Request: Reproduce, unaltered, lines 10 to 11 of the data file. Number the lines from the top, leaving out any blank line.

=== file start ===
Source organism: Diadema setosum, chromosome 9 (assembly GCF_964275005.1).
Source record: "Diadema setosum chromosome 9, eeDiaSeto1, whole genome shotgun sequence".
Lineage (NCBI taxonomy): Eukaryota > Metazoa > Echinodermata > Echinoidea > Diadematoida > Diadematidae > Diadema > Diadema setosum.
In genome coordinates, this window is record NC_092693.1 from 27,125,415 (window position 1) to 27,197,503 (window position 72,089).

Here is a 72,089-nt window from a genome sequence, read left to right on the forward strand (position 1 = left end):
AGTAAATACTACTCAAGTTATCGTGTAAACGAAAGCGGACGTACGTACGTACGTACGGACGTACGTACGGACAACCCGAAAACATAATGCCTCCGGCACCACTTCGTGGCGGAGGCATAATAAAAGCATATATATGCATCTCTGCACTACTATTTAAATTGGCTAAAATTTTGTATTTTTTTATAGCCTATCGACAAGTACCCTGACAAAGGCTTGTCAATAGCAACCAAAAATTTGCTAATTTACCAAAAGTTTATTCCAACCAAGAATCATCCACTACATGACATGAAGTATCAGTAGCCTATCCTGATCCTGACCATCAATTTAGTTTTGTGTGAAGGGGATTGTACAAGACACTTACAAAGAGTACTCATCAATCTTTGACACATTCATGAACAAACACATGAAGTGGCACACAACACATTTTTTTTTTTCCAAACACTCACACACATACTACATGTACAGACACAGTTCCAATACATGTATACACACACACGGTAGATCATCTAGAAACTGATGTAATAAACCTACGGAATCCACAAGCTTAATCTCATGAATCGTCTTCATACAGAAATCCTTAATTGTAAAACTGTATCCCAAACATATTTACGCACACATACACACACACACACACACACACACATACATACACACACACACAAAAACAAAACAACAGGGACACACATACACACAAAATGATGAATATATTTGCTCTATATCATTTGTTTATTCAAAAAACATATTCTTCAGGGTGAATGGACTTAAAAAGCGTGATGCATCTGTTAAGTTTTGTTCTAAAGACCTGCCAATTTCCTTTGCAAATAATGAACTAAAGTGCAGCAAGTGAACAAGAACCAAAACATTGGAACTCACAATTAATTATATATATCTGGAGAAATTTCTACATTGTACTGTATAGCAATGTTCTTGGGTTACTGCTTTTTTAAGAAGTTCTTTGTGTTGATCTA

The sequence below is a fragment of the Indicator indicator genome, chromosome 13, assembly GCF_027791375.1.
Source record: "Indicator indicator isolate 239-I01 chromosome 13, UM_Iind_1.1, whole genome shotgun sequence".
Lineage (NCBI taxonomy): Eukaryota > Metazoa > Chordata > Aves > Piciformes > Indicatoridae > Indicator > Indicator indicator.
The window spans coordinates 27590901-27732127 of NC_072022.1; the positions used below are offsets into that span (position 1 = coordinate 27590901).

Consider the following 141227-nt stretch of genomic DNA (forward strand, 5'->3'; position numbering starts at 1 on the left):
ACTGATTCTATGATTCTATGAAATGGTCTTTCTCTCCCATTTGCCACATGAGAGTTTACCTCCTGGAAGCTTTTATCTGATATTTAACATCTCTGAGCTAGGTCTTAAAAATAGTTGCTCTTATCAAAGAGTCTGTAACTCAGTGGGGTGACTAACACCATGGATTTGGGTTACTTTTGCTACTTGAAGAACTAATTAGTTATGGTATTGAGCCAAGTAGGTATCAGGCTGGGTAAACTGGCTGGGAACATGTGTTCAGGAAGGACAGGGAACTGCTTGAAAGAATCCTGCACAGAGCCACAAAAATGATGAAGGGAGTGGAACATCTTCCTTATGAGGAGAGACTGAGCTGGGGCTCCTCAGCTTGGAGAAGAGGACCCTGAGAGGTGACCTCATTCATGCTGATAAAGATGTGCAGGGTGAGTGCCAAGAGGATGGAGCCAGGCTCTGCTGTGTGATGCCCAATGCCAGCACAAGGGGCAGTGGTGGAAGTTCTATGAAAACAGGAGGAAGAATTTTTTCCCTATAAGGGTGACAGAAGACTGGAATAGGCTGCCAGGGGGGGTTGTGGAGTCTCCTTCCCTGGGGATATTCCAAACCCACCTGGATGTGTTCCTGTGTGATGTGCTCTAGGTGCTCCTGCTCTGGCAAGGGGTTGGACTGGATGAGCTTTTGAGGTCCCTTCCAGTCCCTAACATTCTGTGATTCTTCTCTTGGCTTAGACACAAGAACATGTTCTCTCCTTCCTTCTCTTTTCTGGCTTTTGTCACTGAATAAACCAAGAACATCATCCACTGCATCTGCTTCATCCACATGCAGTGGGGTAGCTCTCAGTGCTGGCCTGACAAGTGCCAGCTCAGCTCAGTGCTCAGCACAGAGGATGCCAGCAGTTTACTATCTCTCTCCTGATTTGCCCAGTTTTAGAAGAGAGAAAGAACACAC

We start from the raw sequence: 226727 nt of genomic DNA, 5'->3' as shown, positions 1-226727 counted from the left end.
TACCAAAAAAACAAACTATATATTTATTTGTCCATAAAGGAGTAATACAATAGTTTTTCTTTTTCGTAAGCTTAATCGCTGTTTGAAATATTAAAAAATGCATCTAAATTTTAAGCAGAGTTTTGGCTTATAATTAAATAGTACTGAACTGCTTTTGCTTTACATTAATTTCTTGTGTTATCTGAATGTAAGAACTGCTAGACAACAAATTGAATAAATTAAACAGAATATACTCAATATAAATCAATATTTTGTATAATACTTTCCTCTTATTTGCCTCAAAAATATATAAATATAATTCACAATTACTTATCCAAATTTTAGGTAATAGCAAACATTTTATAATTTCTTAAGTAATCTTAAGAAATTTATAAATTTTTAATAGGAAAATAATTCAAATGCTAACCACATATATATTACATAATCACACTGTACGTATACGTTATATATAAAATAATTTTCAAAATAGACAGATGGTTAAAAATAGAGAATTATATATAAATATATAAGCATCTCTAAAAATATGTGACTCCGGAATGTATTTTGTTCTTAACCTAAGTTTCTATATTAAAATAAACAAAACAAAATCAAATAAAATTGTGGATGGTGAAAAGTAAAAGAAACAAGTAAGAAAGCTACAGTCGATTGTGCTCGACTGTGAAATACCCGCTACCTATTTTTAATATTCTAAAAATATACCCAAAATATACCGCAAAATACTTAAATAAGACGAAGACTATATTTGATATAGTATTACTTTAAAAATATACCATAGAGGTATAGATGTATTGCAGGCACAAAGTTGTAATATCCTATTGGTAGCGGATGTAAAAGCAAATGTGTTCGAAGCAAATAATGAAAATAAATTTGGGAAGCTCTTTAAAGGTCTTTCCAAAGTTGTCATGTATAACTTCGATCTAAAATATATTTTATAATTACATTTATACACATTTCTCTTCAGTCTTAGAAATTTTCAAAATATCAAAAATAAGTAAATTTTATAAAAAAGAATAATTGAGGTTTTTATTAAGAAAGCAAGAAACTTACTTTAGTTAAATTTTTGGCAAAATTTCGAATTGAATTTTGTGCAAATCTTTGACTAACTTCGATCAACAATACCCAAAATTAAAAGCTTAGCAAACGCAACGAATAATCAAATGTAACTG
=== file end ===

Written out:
The window spans coordinates 27590901-27732127 of NC_072022.1; the positions used below are offsets into that span (position 1 = coordinate 27590901).

Consider the following 141227-nt stretch of genomic DNA (forward strand, 5'->3'; position numbering starts at 1 on the left):